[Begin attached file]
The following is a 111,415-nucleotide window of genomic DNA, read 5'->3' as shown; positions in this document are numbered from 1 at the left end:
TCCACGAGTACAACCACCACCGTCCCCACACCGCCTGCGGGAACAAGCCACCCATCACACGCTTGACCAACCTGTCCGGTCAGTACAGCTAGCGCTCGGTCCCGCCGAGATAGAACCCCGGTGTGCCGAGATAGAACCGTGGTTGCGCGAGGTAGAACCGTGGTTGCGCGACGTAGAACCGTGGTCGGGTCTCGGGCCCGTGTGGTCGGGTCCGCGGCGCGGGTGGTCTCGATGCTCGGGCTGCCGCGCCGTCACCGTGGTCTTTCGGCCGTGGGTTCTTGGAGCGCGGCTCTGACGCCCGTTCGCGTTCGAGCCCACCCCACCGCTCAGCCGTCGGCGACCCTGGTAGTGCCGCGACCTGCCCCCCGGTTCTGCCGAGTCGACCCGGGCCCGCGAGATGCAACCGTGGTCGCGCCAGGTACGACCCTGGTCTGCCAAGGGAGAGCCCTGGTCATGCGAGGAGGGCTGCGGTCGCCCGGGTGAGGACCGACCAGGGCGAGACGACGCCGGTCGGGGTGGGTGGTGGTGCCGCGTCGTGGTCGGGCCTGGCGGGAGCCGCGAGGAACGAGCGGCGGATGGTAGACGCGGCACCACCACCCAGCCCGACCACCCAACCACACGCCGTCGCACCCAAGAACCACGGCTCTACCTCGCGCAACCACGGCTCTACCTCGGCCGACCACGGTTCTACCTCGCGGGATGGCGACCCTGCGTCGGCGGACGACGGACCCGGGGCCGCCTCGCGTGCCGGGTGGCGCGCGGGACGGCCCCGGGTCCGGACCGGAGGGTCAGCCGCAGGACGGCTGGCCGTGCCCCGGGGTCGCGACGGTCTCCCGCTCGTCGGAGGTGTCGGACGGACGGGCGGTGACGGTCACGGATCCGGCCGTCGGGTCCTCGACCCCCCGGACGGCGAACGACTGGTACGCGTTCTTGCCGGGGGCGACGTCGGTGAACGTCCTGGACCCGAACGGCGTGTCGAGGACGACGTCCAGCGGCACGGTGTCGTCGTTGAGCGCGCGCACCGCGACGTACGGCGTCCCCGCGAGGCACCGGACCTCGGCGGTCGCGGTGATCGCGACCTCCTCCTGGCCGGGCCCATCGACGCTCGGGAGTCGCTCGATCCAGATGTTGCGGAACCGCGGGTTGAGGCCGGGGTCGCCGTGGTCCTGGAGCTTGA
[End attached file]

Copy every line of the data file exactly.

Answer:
The following is a 111,415-nucleotide window of genomic DNA, read 5'->3' as shown; positions in this document are numbered from 1 at the left end:
TCCACGAGTACAACCACCACCGTCCCCACACCGCCTGCGGGAACAAGCCACCCATCACACGCTTGACCAACCTGTCCGGTCAGTACAGCTAGCGCTCGGTCCCGCCGAGATAGAACCCCGGTGTGCCGAGATAGAACCGTGGTTGCGCGAGGTAGAACCGTGGTTGCGCGACGTAGAACCGTGGTCGGGTCTCGGGCCCGTGTGGTCGGGTCCGCGGCGCGGGTGGTCTCGATGCTCGGGCTGCCGCGCCGTCACCGTGGTCTTTCGGCCGTGGGTTCTTGGAGCGCGGCTCTGACGCCCGTTCGCGTTCGAGCCCACCCCACCGCTCAGCCGTCGGCGACCCTGGTAGTGCCGCGACCTGCCCCCCGGTTCTGCCGAGTCGACCCGGGCCCGCGAGATGCAACCGTGGTCGCGCCAGGTACGACCCTGGTCTGCCAAGGGAGAGCCCTGGTCATGCGAGGAGGGCTGCGGTCGCCCGGGTGAGGACCGACCAGGGCGAGACGACGCCGGTCGGGGTGGGTGGTGGTGCCGCGTCGTGGTCGGGCCTGGCGGGAGCCGCGAGGAACGAGCGGCGGATGGTAGACGCGGCACCACCACCCAGCCCGACCACCCAACCACACGCCGTCGCACCCAAGAACCACGGCTCTACCTCGCGCAACCACGGCTCTACCTCGGCCGACCACGGTTCTACCTCGCGGGATGGCGACCCTGCGTCGGCGGACGACGGACCCGGGGCCGCCTCGCGTGCCGGGTGGCGCGCGGGACGGCCCCGGGTCCGGACCGGAGGGTCAGCCGCAGGACGGCTGGCCGTGCCCCGGGGTCGCGACGGTCTCCCGCTCGTCGGAGGTGTCGGACGGACGGGCGGTGACGGTCACGGATCCGGCCGTCGGGTCCTCGACCCCCCGGACGGCGAACGACTGGTACGCGTTCTTGCCGGGGGCGACGTCGGTGAACGTCCTGGACCCGAACGGCGTGTCGAGGACGACGTCCAGCGGCACGGTGTCGTCGTTGAGCGCGCGCACCGCGACGTACGGCGTCCCCGCGAGGCACCGGACCTCGGCGGTCGCGGTGATCGCGACCTCCTCCTGGCCGGGCCCATCGACGCTCGGGAGTCGCTCGATCCAGATGTTGCGGAACCGCGGGTTGAGGCCGGGGTCGCCGTGGTCCTGGAGCTTGA